10:22 Cashiers One, Three, Five, Seven, Nine and Ten discreetly evacuated, and security infiltrated the queuing customers as other customers, as is standard protocol.

10:25 Funds handed over to Even Steven, who stuffed them into a cloth sack in a black back pack.

10:30 Even Steven calmly walked away from the counter and came face to face with two members of security.

10:35 Security found themselves trapped in the floor as Even Steven had used his ‘evening powers’ to alter the molecular structure of the floor so they sank into it, and then altered the structure back again, trapping them.

10:40 Customers starting to become unsettled; hostess staff offered drinks to diffuse the mood.

10:40 Even Steven flung across the transaction concourse, smashing through ATM 5, which dispensed all of its five pound notes. The audit afterwards revealed this to be £8,000.00.

10:45 A woman gathers all of the fivers and stuffs them into the back pack CCTV revealed her take from Even Steven before sending him across the room.

10:45 Security secure Even Steven, now unconscious, but fail to stop the woman

10:50 Security notice the glass in the automatic doors has also been melted.

10:59 External CCTV shows the woman making her getaway in a white boxer van. A close up later revealed the woman to be Simba Katiya, International Bank Thief.

We haven’t established exactly who Simba was working for, or why she should choose to steal from our Mid branch on exactly the same day that another bank thief was in attendance. Apparently, these investigations are continuing with the EFB. At least one robber was captured, and no staff or customers were harmed. We were able to get the floor off our security members within two hours, although we lost £33,000.00 due to the marked money being stored in a different safety box that day. But, all procedures were followed, so excellent work on the whole to our Mid team.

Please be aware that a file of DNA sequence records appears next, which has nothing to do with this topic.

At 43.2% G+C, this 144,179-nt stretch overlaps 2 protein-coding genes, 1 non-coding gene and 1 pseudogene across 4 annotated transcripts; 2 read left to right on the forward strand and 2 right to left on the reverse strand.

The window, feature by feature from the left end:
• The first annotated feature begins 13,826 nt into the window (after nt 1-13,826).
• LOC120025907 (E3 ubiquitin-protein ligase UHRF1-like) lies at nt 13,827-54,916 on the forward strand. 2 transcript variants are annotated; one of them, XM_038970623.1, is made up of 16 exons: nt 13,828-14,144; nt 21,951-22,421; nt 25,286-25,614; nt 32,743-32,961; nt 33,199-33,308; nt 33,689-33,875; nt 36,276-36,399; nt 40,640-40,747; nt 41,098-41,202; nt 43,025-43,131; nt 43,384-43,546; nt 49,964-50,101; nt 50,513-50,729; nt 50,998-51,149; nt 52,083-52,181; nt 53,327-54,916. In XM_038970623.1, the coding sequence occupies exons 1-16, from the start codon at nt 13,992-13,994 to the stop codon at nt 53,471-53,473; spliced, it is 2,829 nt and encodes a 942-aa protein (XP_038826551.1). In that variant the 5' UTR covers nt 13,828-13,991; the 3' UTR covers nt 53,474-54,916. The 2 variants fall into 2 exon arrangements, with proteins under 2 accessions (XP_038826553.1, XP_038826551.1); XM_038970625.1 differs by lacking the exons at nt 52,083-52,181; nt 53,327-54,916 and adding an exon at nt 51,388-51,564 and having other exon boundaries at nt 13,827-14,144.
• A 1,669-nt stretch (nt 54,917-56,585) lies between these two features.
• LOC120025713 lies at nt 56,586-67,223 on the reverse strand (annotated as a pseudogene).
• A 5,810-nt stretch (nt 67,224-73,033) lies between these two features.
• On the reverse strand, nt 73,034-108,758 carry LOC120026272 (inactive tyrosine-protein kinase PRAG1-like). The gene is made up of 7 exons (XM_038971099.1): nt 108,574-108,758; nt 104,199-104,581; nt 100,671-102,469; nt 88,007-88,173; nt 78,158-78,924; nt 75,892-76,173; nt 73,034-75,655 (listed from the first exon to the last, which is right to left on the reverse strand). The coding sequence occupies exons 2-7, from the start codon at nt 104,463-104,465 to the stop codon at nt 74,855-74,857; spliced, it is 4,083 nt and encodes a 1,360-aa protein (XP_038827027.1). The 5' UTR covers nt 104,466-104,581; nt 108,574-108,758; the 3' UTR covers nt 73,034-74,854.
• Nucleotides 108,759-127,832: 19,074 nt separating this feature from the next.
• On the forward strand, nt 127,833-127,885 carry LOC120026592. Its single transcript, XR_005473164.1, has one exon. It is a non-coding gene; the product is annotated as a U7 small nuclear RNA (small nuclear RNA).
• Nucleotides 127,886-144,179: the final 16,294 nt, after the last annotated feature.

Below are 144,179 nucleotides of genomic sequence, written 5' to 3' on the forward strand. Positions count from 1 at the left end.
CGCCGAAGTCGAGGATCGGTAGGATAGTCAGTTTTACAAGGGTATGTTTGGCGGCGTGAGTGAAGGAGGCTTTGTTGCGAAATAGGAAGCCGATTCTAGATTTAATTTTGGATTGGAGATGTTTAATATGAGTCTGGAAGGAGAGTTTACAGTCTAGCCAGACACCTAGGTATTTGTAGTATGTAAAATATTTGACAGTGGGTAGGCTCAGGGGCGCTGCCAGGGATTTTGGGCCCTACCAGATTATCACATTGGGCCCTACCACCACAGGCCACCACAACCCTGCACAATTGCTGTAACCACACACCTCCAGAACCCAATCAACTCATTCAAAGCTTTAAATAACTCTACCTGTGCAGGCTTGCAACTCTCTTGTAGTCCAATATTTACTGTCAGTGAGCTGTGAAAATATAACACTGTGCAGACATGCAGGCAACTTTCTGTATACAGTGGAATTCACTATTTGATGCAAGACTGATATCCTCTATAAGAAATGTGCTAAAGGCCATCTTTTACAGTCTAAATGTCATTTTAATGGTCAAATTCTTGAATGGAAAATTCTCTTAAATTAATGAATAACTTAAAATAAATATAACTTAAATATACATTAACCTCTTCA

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The boy who talked to photographs

It was 1972. Ben Sandalwood was three years old, with an extremely vivid imagination. He’d wake up screaming at 3.33 every morning due to the monster under his bed, or the lady in the doorway, or the smiling man by the chest of drawers. Hazel, Ben’s mother, always went to comfort him, and gently rocked him back to sleep. She pointed out the only thing under the bed was a box; the lady in the doorway was a reflection from the streetlight just outside the window; and the smiling man was simply a cord from the small lamp on top of the drawers.

Once he was sound asleep, she herself could get back into bed, where her husband Malcolm was also soundly sleeping.

“Typical…”, she often tutted, but didn’t blame her husband as he worked very hard in the corner shop that they both owned, from very early in the morning until sometimes gone eleven at night.

It was 8.30 when Hazel opened her eyes again. It was still dark, December usually was, although the sky outside was beginning to glow a pale pink. “Red sky in the morning”, she thought as she made her way to the bathroom to get ready for the busy day ahead of playing with building blocks and singing nursery rhymes. Not that she’d change a thing. Since Ben had come along, she had felt complete within herself, and loved giving him as much attention as she could.

She made breakfast for herself and Ben, whom she’d left playing in the living room. She noticed things had gone very quiet, usually a sign that Ben was doing something he shouldn’t really be doing.

She crept into the living room, and to her surprise Ben was sitting upright in an armchair, surrounded by old photographs, smiling. And whispering.

“Ben” she said, to no response from the toddler at all. “Benjamin!” She said, a little sterner than she’d liked, but it got his attention.

“Mummy…” Ben held out his hands to her, one of which had  hold of an old sepia photograph. “Ganny Lo.” He said.

Puzzled, Hazel walked over to Ben, took the photo from him and looked at it. She felt a chill travel down her spine. “Breakfast time for you, little man,” she said, and carried him to the breakfast table, not mentioning anything to him about what he’d just said.